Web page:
New Orleans Police: Man Accused of Killing Young Daughter Said ‘God Made Him Do It’

Emily Lane, Times-Picayne, October 17, 2017

People who lived near the Bywater home Mark Hambrick shared with his wife and toddler said there was no indication anything was wrong with their neighbor before police on Tuesday (Oct. 17) said he admitted to stabbing and suffocating his 18-month-old daughter to death.

“They’re sweet people,” said a man who lived across the street from Hambrick’s salmon-colored duplex. Appearing dazed, he said he had been neighbors with the family for years.

Hambrick called 911 about 7:05 a.m. and told the dispatcher he had killed his daughter, New Orleans Police Superintendent Michael Harrison said. Speaking from the scene at North Rampart and Louisa streets, Harrison said officers responded to the call and found Hambrick, 45, sitting outside on his front porch and the toddler inside with stab wounds.

Soon after, an employee with the Orleans Parish Coroner’s office would leave the Hambricks’ home with a small body bag.

Harrison said Hambrick told police over the phone, “that God made him do it.” He gave police a statement outlining what happened and how he “committed this heinous, gruesome act to his own child,” Harrison said.

“He told us that he had stabbed the child and to put the child out of their misery, he suffocated the child until the child expired,” Harrison said.

Neither NOPD nor the Orleans Parish Coroner’s office have identified the 18-month-old girl by name. Neighbors said the toddler, who one woman recalled as a “sweet” little girl, had learned to walk and had started talking, though it was mostly babble.

Coroner’s office spokesman Jason Melancon said the case, including the child’s cause of death, is still under investigation. Harrison said Hambrick told police he stabbed and strangled his daughter sometime in the night, hours before he called 911. When police arrived, the chief said, the girl was unresponsive and could not be revived.

A knife police said Hambrick told them was used in the stabbing was recovered from the scene, Harrision said.

Hambrick does not appear to have a recent criminal record in Orleans Parish. He works as an internal audit analyst at the Sewerage and Water Board, the agency confirmed. The chief said Hambrick’s wife, who is the girl’s mother, was not home at the time of the stabbing but had been notified of what happened.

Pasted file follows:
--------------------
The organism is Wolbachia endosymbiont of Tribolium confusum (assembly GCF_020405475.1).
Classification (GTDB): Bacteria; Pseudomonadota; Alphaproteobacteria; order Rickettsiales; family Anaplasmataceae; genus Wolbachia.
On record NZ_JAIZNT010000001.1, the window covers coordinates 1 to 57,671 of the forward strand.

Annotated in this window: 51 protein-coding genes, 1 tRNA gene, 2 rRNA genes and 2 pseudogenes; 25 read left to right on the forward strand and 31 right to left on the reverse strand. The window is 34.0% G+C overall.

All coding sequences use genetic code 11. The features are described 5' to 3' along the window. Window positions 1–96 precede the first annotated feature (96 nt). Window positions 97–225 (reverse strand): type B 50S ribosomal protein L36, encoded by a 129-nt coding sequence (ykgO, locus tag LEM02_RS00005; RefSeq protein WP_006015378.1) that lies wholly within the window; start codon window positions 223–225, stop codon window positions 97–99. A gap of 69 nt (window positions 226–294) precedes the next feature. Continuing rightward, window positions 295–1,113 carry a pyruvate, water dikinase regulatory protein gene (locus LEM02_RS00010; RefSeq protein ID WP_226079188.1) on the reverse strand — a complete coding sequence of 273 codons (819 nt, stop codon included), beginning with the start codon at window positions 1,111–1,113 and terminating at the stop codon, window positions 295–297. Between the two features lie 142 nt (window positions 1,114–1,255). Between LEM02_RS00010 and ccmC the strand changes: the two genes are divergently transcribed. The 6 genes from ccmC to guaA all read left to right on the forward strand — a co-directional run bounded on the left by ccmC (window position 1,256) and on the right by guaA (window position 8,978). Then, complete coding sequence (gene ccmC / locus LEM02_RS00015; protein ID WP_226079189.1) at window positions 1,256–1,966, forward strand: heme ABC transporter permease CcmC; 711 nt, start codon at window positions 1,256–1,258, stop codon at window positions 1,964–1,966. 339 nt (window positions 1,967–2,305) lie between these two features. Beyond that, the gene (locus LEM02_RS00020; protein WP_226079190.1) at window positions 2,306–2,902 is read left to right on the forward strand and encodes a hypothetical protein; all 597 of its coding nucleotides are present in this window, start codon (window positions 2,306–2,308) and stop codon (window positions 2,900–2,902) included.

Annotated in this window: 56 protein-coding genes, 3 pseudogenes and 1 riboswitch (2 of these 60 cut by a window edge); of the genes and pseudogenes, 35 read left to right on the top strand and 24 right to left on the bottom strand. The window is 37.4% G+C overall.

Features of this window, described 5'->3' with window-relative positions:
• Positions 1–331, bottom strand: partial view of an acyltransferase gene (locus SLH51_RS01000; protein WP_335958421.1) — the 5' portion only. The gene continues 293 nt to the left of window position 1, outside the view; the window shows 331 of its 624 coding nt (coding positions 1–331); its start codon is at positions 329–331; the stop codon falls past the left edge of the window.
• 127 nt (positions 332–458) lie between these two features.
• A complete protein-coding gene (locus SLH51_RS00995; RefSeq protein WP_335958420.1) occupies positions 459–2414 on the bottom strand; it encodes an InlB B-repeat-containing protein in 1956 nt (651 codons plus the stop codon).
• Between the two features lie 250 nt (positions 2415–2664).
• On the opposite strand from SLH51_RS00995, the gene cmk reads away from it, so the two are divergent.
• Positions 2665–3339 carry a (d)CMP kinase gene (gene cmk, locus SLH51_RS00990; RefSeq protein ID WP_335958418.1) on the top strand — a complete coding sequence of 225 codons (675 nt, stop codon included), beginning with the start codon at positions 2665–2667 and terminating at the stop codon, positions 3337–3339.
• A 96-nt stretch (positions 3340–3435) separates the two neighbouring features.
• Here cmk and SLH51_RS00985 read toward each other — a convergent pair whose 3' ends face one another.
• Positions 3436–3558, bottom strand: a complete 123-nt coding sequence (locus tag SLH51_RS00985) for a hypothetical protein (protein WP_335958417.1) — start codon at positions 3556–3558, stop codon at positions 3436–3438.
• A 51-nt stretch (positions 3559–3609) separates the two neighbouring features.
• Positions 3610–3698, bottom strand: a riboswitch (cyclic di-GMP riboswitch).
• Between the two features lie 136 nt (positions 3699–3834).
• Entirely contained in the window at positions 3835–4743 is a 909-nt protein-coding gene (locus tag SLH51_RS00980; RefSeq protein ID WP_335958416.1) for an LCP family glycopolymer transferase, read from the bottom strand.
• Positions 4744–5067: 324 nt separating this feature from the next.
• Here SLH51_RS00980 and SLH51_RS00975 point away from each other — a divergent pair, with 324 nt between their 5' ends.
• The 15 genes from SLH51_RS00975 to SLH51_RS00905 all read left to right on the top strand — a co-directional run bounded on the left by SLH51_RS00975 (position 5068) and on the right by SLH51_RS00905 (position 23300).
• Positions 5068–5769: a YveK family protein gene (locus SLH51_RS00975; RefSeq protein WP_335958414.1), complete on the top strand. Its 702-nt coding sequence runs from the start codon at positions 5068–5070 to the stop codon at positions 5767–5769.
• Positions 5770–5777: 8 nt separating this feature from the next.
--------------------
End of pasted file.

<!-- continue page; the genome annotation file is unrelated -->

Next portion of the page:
“Our prayers are with this mother and the rest of this family,” said Harrison, adding the mother lost both her baby and her husband. Police booked Hambrick Tuesday on one count of second-degree murder and one count of second-degree cruelty to a juvenile.

Neighbors said Hambrick’s wife, Monika Gerhart-Hambrick, was working in Baton Rouge Tuesday morning.

Gerhart-Hambrick is on the staff of Baton Rouge Mayor-President Sharon Weston Broome, Broome’s office confirmed. The mayor said in a statement on Tuesday that she was with Gerhart-Hambrick “as she works through this unimaginable situation.”

“This is a horrible tragedy. No parent should ever have to lose a child, especially in such a violent way. We are here for Monika and her family for whatever they need,” the Baton Rouge mayor’s statement said.

{snip}

But based on his behavior, Harrison said, investigators “reasonably suspect there is either mental illness or drug abuse or a combination of both.” The chief added while investigators have their suspicions, based on the man’s actions, the determination whether Hambrick suffered from any mental illnesses would be a diagnosis made by a doctor.

Hambrick’s job application for the Sewerage & Water Board job, obtained from the New Orleans Civil Service Commission, states he has a master’s degree in public policy and administration from Jackson State University, in Jackson, Miss.; earned his bachelor’s degree in history from Catholic University of America in Washington, D.C.; and earned his high school degree from a catholic school in Madison, Miss., a suburb of Jackson.

{snip}

Mark Hambrick, his wife and their child.

Topics: ,

Share This

We welcome comments that add information or perspective, and we encourage polite debate. If you log in with a social media account, your comment should appear immediately. If you prefer to remain anonymous, you may comment as a guest, using a name and an e-mail address of convenience. Your comment will be moderated.